Requirements engineering is the process of eliciting individual stakeholder requirements and needs and developing them into detailed, agreed requirements documented and specified in such a way that they can serve as the basis for all other system development activities. In this textbook, Klaus Pohl provides a comprehensive and well-structured introduction to the fundamentals, principles, and techniques of requirements engineering. He presents approved techniques for eliciting, negotiating and documenting as well as validating, and managing requirements for software-intensive systems. The various aspects of the process and the techniques are illustrated using numerous examples based on his extensive teaching experience and his work in industrial collaborations. His presentation aims at professionals, students, and lecturers in systems and software engineering or business applications development. Professionals such as project managers, software architects, systems analysts, and software engineers will benefit in their daily work from the didactically well-presented combination of validated procedures and industrial experience. Students and lecturers will appreciate the comprehensive description of sound fundamentals, principles, and techniques, which is completed by a huge commented list of references for further reading. Lecturers will find additional teaching material on the book’s Web site, www.requirements-book.com.
Review By: Noel LeJeune 04/25/2011The value that author Klaus Pohl brings to the requirements engineering discipline in this book is scope. While the author claims a target audience of nearly everyone, it is primarily a comprehensive textbook for graduate studies in requirements engineering. However, it is also a reference book for practitioners with many useful techniques for requirements engineering in any software development effort. The book makes a fairly reasonable and successful attempt to synthesize the entire body of knowledge related to requirements engineering.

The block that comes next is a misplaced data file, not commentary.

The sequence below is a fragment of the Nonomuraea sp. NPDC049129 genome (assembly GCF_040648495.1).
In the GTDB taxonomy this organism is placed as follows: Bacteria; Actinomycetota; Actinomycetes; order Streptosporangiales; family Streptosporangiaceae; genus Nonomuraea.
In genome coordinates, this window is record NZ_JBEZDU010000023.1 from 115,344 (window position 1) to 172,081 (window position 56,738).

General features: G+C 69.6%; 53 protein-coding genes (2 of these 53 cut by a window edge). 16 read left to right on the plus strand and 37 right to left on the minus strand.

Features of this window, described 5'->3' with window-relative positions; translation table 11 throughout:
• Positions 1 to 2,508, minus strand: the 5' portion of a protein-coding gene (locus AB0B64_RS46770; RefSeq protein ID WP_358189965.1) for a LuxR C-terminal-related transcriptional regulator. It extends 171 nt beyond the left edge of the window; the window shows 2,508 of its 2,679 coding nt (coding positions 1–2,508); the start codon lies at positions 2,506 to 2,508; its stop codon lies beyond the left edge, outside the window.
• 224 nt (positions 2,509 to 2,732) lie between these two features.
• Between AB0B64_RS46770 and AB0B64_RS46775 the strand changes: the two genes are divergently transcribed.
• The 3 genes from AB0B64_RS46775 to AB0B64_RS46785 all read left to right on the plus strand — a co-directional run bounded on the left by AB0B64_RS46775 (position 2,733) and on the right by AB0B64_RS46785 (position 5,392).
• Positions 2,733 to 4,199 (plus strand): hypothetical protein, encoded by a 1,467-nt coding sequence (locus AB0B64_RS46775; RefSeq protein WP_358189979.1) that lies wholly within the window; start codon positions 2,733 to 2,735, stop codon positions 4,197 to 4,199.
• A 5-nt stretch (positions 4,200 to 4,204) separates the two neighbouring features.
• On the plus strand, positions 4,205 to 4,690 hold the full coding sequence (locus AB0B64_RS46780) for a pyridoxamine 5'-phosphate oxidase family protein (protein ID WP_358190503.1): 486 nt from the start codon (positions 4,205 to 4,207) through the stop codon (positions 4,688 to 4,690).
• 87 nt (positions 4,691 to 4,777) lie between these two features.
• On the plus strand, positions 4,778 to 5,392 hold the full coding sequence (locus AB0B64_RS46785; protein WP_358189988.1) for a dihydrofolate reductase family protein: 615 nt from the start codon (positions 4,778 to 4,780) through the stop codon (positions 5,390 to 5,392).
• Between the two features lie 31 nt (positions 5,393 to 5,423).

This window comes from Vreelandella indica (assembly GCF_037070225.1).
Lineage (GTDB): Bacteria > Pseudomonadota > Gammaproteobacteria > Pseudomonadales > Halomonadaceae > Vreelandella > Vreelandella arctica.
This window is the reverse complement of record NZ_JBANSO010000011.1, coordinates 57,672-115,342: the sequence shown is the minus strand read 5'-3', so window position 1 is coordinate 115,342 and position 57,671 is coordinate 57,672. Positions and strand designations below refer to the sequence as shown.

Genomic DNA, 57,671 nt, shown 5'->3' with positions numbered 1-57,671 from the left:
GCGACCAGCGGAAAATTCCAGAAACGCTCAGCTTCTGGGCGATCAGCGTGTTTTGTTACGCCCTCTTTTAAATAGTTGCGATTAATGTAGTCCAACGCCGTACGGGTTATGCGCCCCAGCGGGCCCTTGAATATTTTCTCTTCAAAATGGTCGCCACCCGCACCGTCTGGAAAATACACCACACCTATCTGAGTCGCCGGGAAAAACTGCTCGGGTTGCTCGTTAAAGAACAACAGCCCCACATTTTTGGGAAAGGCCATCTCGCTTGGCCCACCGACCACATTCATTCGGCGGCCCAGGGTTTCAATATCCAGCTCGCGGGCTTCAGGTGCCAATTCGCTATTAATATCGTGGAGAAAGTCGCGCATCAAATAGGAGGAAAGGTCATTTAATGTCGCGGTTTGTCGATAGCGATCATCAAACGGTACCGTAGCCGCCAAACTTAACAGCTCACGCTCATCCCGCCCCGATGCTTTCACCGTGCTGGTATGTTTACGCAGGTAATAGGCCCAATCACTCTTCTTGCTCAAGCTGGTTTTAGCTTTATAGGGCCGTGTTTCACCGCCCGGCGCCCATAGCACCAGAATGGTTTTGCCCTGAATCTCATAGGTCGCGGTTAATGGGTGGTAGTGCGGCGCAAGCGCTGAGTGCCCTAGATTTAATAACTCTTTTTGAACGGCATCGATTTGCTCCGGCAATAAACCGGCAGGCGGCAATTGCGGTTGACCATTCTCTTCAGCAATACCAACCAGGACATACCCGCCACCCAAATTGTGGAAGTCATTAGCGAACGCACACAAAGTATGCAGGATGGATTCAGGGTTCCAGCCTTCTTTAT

Reasons you might not add this book to your library include: You do not need a reference that covers most aspects of requirements engineering. You are unwilling to read a detailed, thorough textbook with explicit definitions and descriptions of principles, techniques, and practices of requirements engineering. You have previously read and synthesized into a fairly comprehensive body of knowledge nearly every topic and technique of requirements engineering.
The book’s thirty-eight chapters (over 800 pages) are organized into eight major sections. The first four chapters provide the fundamentals and framework. The remaining thirty-four chapters discuss core activities such as the many elicitation techniques, documentation, and negotiation, as well as three chapters on validation and four chapters on requirements management. The breadth of coverage includes topics ranging from a discussion of the many requirements elicitation techniques to the details of using finite automata (deterministic and non-deterministic) and state machines.
The writing style and organization make the book easily readable despite its origins in an earlier, less-thorough German version. At times the author follows the overly verbose model of “tell them what you are going to tell them, tell them, and then tell them what you told them.” For example, the discussion of key disadvantages of using natural language for requirements (Chapter 17: Natural Language Documentation) includes several pages describing four kinds of ambiguity (lexical, syntactic, semantic, and referential). As you would expect from a good textbook, each chapter is well organized with many logical subheadings, examples to illustrate the material, and literature recommendations for additional reading.
The shortcomings are few but significant. The entire context of the book seems to presume a very heavyweight software development process. Only a three-page discussion of continuous requirements engineering acknowledges different software development models. The book makes no attempt to situate the requirements engineering activities in the context of any particular development model–least of all within the context of agile software development. The reader is left with the problem of determining how to practice good requirements engineering in any specific software development process, which could be a challenge for agile development projects.